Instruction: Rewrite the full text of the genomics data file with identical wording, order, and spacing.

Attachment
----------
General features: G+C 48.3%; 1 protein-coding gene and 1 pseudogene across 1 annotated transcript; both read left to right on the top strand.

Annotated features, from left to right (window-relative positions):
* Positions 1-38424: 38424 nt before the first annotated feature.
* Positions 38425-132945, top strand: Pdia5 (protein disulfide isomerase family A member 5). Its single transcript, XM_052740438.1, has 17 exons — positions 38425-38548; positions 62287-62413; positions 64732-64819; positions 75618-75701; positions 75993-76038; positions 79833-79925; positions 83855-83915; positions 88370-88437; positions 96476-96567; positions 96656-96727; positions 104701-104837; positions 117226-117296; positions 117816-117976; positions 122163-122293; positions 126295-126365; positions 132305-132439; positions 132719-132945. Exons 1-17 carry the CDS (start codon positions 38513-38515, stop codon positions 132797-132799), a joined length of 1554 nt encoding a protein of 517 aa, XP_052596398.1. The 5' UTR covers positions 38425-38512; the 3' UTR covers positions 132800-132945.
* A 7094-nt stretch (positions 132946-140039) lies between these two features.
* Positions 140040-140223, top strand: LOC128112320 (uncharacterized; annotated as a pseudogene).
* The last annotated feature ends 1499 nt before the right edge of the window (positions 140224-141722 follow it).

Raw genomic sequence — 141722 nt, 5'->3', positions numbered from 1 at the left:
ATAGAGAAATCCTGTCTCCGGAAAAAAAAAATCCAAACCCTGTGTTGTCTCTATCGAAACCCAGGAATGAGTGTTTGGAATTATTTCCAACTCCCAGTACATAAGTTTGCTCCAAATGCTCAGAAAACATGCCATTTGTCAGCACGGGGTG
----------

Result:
General features: G+C 48.3%; 1 protein-coding gene and 1 pseudogene across 1 annotated transcript; both read left to right on the top strand.

Annotated features, from left to right (window-relative positions):
* Positions 1-38424: 38424 nt before the first annotated feature.
* Positions 38425-132945, top strand: Pdia5 (protein disulfide isomerase family A member 5). Its single transcript, XM_052740438.1, has 17 exons — positions 38425-38548; positions 62287-62413; positions 64732-64819; positions 75618-75701; positions 75993-76038; positions 79833-79925; positions 83855-83915; positions 88370-88437; positions 96476-96567; positions 96656-96727; positions 104701-104837; positions 117226-117296; positions 117816-117976; positions 122163-122293; positions 126295-126365; positions 132305-132439; positions 132719-132945. Exons 1-17 carry the CDS (start codon positions 38513-38515, stop codon positions 132797-132799), a joined length of 1554 nt encoding a protein of 517 aa, XP_052596398.1. The 5' UTR covers positions 38425-38512; the 3' UTR covers positions 132800-132945.
* A 7094-nt stretch (positions 132946-140039) lies between these two features.
* Positions 140040-140223, top strand: LOC128112320 (uncharacterized; annotated as a pseudogene).
* The last annotated feature ends 1499 nt before the right edge of the window (positions 140224-141722 follow it).

Raw genomic sequence — 141722 nt, 5'->3', positions numbered from 1 at the left:
ATAGAGAAATCCTGTCTCCGGAAAAAAAAAATCCAAACCCTGTGTTGTCTCTATCGAAACCCAGGAATGAGTGTTTGGAATTATTTCCAACTCCCAGTACATAAGTTTGCTCCAAATGCTCAGAAAACATGCCATTTGTCAGCACGGGGTG